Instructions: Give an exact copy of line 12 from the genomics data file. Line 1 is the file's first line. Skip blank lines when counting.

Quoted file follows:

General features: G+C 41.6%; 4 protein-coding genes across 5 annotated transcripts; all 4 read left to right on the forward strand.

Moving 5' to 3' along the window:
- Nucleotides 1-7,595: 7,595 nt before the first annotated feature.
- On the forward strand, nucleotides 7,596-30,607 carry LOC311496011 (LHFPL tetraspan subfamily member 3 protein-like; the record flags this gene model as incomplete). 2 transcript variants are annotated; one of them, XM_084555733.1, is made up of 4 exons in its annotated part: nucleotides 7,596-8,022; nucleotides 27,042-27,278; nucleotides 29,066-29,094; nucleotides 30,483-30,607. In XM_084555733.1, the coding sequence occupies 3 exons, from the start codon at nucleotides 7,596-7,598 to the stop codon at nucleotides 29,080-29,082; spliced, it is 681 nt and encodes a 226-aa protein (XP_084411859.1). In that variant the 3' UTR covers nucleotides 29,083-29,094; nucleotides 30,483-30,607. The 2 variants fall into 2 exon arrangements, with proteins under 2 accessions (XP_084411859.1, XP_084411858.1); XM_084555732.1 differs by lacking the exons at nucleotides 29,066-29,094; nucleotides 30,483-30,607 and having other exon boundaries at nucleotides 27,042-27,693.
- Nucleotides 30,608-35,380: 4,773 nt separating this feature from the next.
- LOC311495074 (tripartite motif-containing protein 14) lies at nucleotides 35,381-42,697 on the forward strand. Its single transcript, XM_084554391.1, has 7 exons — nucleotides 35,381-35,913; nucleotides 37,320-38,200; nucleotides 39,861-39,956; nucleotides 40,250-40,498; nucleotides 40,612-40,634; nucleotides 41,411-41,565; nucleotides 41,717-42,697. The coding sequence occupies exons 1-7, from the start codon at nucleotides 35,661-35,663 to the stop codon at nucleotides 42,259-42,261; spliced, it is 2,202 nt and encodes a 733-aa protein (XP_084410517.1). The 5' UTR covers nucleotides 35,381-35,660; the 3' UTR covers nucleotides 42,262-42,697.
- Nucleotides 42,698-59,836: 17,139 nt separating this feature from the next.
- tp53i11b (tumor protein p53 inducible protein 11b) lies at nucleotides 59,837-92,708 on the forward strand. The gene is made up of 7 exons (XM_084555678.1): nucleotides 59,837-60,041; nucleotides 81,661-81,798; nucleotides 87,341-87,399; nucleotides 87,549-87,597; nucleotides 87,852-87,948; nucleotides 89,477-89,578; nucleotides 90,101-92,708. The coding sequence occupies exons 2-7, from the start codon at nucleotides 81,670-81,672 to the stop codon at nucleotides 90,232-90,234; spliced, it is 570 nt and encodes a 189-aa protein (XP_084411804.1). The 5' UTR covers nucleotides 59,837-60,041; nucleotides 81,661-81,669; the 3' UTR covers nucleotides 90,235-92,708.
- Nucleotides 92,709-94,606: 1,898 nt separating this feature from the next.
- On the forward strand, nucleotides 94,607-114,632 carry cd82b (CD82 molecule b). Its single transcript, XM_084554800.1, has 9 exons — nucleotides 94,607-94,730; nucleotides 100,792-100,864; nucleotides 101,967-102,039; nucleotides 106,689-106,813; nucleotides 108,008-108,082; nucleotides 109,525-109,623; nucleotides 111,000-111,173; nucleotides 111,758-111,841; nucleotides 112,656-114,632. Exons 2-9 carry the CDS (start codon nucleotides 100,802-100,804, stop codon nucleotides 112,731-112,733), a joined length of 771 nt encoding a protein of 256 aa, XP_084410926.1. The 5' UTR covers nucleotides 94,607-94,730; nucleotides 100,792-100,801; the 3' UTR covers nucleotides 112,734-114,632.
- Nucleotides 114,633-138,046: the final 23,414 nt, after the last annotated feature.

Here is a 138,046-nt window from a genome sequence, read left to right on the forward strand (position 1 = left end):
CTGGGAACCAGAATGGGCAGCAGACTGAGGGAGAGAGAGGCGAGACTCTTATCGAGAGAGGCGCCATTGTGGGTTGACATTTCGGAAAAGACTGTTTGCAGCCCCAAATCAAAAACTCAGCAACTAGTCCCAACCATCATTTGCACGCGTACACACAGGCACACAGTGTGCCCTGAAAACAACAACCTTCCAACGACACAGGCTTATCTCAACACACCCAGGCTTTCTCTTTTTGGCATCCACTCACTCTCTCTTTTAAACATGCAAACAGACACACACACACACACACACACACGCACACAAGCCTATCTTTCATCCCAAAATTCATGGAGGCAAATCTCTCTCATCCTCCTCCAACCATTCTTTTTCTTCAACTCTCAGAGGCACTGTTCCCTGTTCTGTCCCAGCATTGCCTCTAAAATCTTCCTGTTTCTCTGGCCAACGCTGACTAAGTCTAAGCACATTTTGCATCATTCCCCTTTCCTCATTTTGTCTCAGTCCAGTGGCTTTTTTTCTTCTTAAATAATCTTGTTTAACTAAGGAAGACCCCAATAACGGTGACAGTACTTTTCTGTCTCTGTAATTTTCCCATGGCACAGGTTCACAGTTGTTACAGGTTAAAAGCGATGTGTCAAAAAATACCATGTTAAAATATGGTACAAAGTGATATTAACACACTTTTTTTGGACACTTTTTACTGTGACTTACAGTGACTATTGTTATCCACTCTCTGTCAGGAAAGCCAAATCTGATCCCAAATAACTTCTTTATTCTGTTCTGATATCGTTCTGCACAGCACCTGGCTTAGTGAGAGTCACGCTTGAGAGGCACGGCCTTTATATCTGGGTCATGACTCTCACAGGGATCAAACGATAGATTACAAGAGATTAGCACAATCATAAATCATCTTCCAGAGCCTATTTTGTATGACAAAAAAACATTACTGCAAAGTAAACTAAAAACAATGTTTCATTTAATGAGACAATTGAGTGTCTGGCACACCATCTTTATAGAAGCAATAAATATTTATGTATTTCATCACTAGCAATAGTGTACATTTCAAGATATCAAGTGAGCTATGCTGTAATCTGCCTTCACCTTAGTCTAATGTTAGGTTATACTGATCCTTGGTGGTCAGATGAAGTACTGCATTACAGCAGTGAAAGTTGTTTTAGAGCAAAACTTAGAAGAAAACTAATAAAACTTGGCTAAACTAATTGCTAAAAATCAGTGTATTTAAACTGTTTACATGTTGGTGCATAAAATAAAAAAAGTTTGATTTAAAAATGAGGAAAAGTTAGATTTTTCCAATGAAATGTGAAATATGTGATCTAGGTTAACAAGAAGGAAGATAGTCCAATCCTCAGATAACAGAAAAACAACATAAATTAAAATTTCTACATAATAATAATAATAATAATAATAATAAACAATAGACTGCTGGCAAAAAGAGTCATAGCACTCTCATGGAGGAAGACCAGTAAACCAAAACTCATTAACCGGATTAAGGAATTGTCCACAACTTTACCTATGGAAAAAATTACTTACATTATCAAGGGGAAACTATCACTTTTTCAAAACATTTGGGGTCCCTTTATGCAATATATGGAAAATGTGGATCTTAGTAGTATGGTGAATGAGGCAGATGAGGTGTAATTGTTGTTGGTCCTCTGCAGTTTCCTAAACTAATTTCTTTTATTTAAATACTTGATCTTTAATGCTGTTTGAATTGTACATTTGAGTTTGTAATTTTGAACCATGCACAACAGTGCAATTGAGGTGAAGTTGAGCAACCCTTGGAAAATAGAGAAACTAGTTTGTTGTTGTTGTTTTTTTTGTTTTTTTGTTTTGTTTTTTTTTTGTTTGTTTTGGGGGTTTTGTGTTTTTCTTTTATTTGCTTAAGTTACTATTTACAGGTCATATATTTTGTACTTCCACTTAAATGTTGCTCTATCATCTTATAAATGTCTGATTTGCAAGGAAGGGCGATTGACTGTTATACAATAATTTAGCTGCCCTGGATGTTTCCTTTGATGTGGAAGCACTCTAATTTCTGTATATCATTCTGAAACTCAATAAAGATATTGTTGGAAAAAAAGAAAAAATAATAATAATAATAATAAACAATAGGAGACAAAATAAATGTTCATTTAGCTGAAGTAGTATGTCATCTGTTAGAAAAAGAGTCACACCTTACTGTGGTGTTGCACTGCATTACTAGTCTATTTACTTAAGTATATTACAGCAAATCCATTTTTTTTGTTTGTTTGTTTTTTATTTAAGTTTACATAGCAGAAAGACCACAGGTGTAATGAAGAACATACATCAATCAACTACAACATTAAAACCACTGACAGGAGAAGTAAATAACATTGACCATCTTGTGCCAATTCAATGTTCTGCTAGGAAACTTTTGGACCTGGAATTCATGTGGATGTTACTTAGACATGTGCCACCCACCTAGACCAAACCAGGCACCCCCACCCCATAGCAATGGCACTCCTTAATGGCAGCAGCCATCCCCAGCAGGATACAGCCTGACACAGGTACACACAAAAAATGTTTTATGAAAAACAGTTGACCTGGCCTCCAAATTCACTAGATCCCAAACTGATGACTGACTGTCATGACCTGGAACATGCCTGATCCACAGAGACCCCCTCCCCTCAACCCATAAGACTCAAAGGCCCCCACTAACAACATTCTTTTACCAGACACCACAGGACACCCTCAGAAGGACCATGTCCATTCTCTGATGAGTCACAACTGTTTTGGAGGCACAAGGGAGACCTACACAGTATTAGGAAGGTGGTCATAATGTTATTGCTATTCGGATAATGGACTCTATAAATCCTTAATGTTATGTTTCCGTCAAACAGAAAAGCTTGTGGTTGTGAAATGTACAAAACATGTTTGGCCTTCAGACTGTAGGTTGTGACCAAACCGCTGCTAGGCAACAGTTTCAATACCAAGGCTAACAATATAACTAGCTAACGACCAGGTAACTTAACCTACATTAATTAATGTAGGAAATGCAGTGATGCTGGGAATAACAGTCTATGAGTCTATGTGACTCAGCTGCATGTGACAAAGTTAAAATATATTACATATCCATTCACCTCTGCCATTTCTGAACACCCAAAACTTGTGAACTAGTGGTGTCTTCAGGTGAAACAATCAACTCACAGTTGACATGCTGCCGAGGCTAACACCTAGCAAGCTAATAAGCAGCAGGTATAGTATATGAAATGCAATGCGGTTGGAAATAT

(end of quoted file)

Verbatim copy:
Here is a 138,046-nt window from a genome sequence, read left to right on the forward strand (position 1 = left end):